Football was the first live sport in India to return after the coronavirus pandemic with the I-League qualifiers, and the All India Football Federation is now set to roll out the main I-League season in Kolkata from January 9.
However, while the government is allowing spectators up to 50% of stadium capacity for outdoor sports, the AIFF is being cautious in their approach towards bringing back fans.
“Whatever the government protocols, the health of the players and the staff is paramount for us,” AIFF General Secretary Kushal Das told reporters during an online interaction ahead of the new I-League season.
“Even if the government allows us to have a crowd, we will consider it in the future. But at this point, we are not ready to risk the health of the players,” he added.
Eleven teams will take part in the I-League this season that will be held within a bio-secure bubble in Kolkata. Sudeva FC from New Delhi and Mohammedan Sporting from Kolkata are the two new entrants to the competition, replacing East Bengal and Mohun Bagan who have now joined the Indian Super League.
Sunando Dhar, the AIFF Chief Executive Officer for leagues, revealed that there have been few positive cases for coronavirus among the arriving teams and its staff members but the number is not very high. Dhar did not divulge the exact number of positive cases after the latest round of testing.
“On an average 200-250 tests are being carried out per day. There have been a few positive cases but very few. and they are mostly among team officials and support staff and not many among the players,” Dhar told reporters.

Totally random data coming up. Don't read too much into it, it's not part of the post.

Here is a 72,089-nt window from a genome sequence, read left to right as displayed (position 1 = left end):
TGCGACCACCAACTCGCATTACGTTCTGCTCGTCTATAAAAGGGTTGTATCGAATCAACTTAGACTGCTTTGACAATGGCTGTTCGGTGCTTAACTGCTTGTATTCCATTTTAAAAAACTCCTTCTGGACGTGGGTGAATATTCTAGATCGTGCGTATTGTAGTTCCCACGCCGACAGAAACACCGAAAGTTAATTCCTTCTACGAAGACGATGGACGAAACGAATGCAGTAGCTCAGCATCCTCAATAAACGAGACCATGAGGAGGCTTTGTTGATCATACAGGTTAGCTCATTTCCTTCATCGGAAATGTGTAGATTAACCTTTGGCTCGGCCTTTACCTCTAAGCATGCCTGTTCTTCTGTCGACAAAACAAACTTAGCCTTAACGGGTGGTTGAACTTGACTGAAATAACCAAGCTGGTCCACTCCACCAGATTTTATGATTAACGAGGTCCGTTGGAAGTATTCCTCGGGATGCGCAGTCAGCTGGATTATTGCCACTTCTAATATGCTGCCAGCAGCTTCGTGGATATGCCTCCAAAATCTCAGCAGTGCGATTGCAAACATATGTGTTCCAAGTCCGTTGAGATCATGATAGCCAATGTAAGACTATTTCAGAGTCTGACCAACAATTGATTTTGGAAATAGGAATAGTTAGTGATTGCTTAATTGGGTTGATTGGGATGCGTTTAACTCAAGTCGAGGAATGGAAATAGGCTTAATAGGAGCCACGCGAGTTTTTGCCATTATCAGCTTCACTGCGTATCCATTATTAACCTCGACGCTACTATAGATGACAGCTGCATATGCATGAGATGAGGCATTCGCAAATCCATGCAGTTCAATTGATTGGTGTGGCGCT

Every hotel hosting a team has left a floor vacant for the isolation of members who test positive but the decision whether to quarantine them within the hotel or outside rests with the teams.
With AIFF bearing the expenses of lodging and boarding, the I-League teams won’t be getting the subsidy that the federation provides for each team every season.
“The subsidy is for travel and stay of the teams but since this year the federation is hosting and paying for the one-way travels, there will be no subsidy. In fact, with the bio-bubble, the AIFF is bearing a heavier cost this season than what we pay as a subsidy,” Dhar said.
The slots for continental competitions have been a cause for a lot of confusion in the last few years but Dhar confirmed that the winners of the 2020-’21 I-League will earn a spot in the AFC Cup group stages as prescribed in the roadmap for Indian football revealed in 2019.
Meanwhile, the AIFF said that the age-group leagues are unlikely to begin this season.
“It’s a big logistical challenge to play the junior leagues,” Das said.
“With the I-League and ISL there are just 11 teams, so a bio-bubble is manageable. But with so many teams from different parts participating in the junior leagues, it is very difficult to hold it this season. We cannot compromise on the safety and health of the players,” he added.
Das however said that the AIFF is hopeful of conducting the junior leagues next season considering the recent positive developments about the Covid-19 vaccine.
For now, the AIFF will be focusing all their energies on ensuring that the I-League season goes on smoothly so that it paves way for the resumption of more football competitions in the country in the coming months.